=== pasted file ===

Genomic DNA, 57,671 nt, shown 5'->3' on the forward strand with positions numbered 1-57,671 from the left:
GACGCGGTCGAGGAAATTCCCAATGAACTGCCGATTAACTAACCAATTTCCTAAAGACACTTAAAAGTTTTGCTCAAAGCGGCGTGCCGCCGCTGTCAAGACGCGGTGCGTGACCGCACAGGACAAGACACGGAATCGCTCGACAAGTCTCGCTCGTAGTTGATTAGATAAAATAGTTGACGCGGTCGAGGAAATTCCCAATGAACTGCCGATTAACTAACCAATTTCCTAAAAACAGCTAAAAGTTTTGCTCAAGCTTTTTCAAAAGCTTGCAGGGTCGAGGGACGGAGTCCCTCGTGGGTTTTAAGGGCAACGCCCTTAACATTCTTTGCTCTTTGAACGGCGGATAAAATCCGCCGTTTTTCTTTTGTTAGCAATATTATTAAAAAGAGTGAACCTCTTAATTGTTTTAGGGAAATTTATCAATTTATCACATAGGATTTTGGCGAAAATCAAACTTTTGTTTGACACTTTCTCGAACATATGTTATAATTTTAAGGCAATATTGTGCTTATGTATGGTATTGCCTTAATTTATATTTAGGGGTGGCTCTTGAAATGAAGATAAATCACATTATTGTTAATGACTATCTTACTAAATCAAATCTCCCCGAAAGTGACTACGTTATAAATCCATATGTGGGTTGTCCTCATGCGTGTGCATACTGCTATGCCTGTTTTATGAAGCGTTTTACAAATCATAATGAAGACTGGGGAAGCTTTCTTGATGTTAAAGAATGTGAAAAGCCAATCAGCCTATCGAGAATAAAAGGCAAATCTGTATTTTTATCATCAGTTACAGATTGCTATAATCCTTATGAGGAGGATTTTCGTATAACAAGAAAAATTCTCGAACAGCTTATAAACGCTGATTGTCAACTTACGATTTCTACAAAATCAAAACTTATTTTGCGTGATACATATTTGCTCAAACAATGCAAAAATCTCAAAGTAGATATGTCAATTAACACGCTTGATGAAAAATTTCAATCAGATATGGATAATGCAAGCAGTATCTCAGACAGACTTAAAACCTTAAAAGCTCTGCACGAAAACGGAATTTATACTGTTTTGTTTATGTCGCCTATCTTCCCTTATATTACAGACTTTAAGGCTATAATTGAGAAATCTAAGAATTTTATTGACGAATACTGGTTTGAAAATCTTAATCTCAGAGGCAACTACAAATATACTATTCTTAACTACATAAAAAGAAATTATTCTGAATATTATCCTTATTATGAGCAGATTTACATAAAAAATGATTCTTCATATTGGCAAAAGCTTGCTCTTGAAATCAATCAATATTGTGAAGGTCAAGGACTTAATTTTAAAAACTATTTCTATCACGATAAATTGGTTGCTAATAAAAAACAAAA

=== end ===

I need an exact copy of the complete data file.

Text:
Genomic DNA, 57,671 nt, shown 5'->3' on the forward strand with positions numbered 1-57,671 from the left:
GACGCGGTCGAGGAAATTCCCAATGAACTGCCGATTAACTAACCAATTTCCTAAAGACACTTAAAAGTTTTGCTCAAAGCGGCGTGCCGCCGCTGTCAAGACGCGGTGCGTGACCGCACAGGACAAGACACGGAATCGCTCGACAAGTCTCGCTCGTAGTTGATTAGATAAAATAGTTGACGCGGTCGAGGAAATTCCCAATGAACTGCCGATTAACTAACCAATTTCCTAAAAACAGCTAAAAGTTTTGCTCAAGCTTTTTCAAAAGCTTGCAGGGTCGAGGGACGGAGTCCCTCGTGGGTTTTAAGGGCAACGCCCTTAACATTCTTTGCTCTTTGAACGGCGGATAAAATCCGCCGTTTTTCTTTTGTTAGCAATATTATTAAAAAGAGTGAACCTCTTAATTGTTTTAGGGAAATTTATCAATTTATCACATAGGATTTTGGCGAAAATCAAACTTTTGTTTGACACTTTCTCGAACATATGTTATAATTTTAAGGCAATATTGTGCTTATGTATGGTATTGCCTTAATTTATATTTAGGGGTGGCTCTTGAAATGAAGATAAATCACATTATTGTTAATGACTATCTTACTAAATCAAATCTCCCCGAAAGTGACTACGTTATAAATCCATATGTGGGTTGTCCTCATGCGTGTGCATACTGCTATGCCTGTTTTATGAAGCGTTTTACAAATCATAATGAAGACTGGGGAAGCTTTCTTGATGTTAAAGAATGTGAAAAGCCAATCAGCCTATCGAGAATAAAAGGCAAATCTGTATTTTTATCATCAGTTACAGATTGCTATAATCCTTATGAGGAGGATTTTCGTATAACAAGAAAAATTCTCGAACAGCTTATAAACGCTGATTGTCAACTTACGATTTCTACAAAATCAAAACTTATTTTGCGTGATACATATTTGCTCAAACAATGCAAAAATCTCAAAGTAGATATGTCAATTAACACGCTTGATGAAAAATTTCAATCAGATATGGATAATGCAAGCAGTATCTCAGACAGACTTAAAACCTTAAAAGCTCTGCACGAAAACGGAATTTATACTGTTTTGTTTATGTCGCCTATCTTCCCTTATATTACAGACTTTAAGGCTATAATTGAGAAATCTAAGAATTTTATTGACGAATACTGGTTTGAAAATCTTAATCTCAGAGGCAACTACAAATATACTATTCTTAACTACATAAAAAGAAATTATTCTGAATATTATCCTTATTATGAGCAGATTTACATAAAAAATGATTCTTCATATTGGCAAAAGCTTGCTCTTGAAATCAATCAATATTGTGAAGGTCAAGGACTTAATTTTAAAAACTATTTCTATCACGATAAATTGGTTGCTAATAAAAAACAAAA